Two men in Colorado have set a new record for the longest distance covered by a Tesla on a single charge.
Electric vehicle fanatics Sean Mitchell and Erik Strait drove a Model 3 606 miles (975km) over a 32-hour drive that ended when the car broke down.
Tesla says the vehicle’s range is between 220 and 310 miles (350-500km) on a single charge but the pair extended this by driving their Model 3 as efficiently as possible.
They drove at between 20 and 30 miles per hour (32-48kph) around a mile-long (1.6km) loop of closed road at Denver Airport.
Mr Mitchell and Mr Strait comfortably beat the previous ‘hypermiling’ record distance of 560 miles (900km) achieved on a single charge by a Tesla Model S last year.
Two men in Colorado have set a new record for the longest distance covered by a Tesla Model 3 on a single charge. Electric vehicle fanatics Sean Mitchell and Erik Strait drove a Model 3 606 miles (975km) over a 32-hour drive. Mr Mitchell later tweeted about the trip
Known as ‘hypermiling’, this form of competitive driving sees electric vehicle owners try to drive as far as they can on a single charge by sticking to forgiving routes.
Mr Mitchell and Mr Strait’s route had very little traffic and featured an elevation change of just 10 feet (3 metres) to keep the strain on the battery as low as possible.
During a livestream of their journey on YouTube, the pair caught takeaway burritos using a fishing net to keep themselves from getting hungry.
The Tesla’s battery died at the end of the journey forcing them to hook it up to a Tesla supercharger.
But the next day Mr Mitchell and Mr Strait found the car’s battery would no longer charge, which meant they had to call a tow company to take it to a service centre.
‘Getting our hypermile #Model3 towed to the Service Center. After leaving it charged overnight at a Supercharger it is still not taking a charge,’ Mr Mitchell wrote on Twitter following the breakdown.
He later added: ‘Service Center is not open today so status of #Model3 has to wait until tomorrow. I’ve been assured the best hands will look into tomorrow.’
Tesla’s Model 3 is the company’s first lower-cost, high-volume car and is vital to the company’s goal of becoming a profitable, mainstream automaker.
Tesla has reportedly received over 450,000 pre-orders for the vehicle but has struggled to meet promises it made on production rates.
It was revealed on Monday that Tesla has begun upgrading the braking software on its Model 3 after Consumer Reports refused to recommend the car over its poor braking distances.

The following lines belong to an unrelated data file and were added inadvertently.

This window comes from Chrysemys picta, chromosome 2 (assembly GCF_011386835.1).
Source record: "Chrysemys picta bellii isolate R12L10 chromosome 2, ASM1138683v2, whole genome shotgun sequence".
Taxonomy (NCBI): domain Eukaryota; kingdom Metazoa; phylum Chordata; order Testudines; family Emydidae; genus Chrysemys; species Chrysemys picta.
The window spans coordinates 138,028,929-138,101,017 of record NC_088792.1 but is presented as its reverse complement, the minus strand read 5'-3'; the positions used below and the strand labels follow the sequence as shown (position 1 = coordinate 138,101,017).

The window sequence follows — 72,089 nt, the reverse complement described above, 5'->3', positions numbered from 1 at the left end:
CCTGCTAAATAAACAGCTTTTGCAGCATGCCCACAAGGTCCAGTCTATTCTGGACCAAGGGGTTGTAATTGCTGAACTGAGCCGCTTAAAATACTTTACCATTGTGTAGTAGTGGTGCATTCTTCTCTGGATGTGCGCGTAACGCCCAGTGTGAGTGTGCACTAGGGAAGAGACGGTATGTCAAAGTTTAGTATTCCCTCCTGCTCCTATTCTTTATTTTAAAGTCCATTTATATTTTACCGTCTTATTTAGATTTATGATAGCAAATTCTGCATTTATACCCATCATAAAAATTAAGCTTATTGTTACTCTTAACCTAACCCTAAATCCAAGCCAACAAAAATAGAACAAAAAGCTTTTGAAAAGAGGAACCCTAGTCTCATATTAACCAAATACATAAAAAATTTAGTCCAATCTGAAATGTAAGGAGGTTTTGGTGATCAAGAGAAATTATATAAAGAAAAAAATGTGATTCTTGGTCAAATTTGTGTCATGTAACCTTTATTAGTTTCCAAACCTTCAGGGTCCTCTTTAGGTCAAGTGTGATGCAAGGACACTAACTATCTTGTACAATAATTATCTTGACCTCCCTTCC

Tesla says the Model 3’s (file photo) range is between 220 and 310 miles (350-500km) on a single charge but the pair extended this by driving their vehicle as efficiently as possible.
While the influential magazine said the car has exhilarating acceleration and handling, testers were troubled by its 152-foot average stopping distance from 60 miles per hour in emergency braking tests.
Now, Musk claims the performance has been improved in a firmware update being sent to cars.
‘Firmware fix for upgraded brake performance on standard Model 3 started rolling out yesterday,’ he tweeted.
WHAT IS TESLA’S MODEL 3 ELECTRIC CAR?
Tesla’s Model 3 is the company’s first lower-cost, high-volume car.
The electric sedan is crucial to Tesla’s goal of becoming a profitable, mainstream automaker.
The five-seat sedan will travel 215 miles (133 kilometres) on a single charge.
It will be sporty, accelerating from zero to 60mph (0-100kph) in under six seconds.
The Model 3 is Tesla’s first lower-cost, high-volume car. The first models of the $35,000 (£27,000) electric vehicle began production in July 2017
The car has no traditional dashboard, but instead a computer monitor in the center of the car which shows details about the car and its route.
It will be controlled via a touchscreen and each side of the steering wheel will have a single scroll button.
The first models of the $35,000 (£27,000) electric vehicle began production in July 2017.
But the company has suffered production woes ever since, frequently missing the targets it set itself when the vehicle was announced in 2016.
‘Should improve braking distance by ~20 ft for repeated heavy braking events. Thanks Consumer Reports for excellent critical feedback!’
Consumer Reports said it was getting a 152-ft average stopping distance from 60 mph, while Tesla claimed an average of 133 feet in their own tests.
Musk initially responded to the article saying that it was surprising, but the results would be investigated to see if something could cause the braking distance to be inconsistent.
He later said that they found an issue with the ‘ABS calibration algorithm’ that could result in some inconsistent results.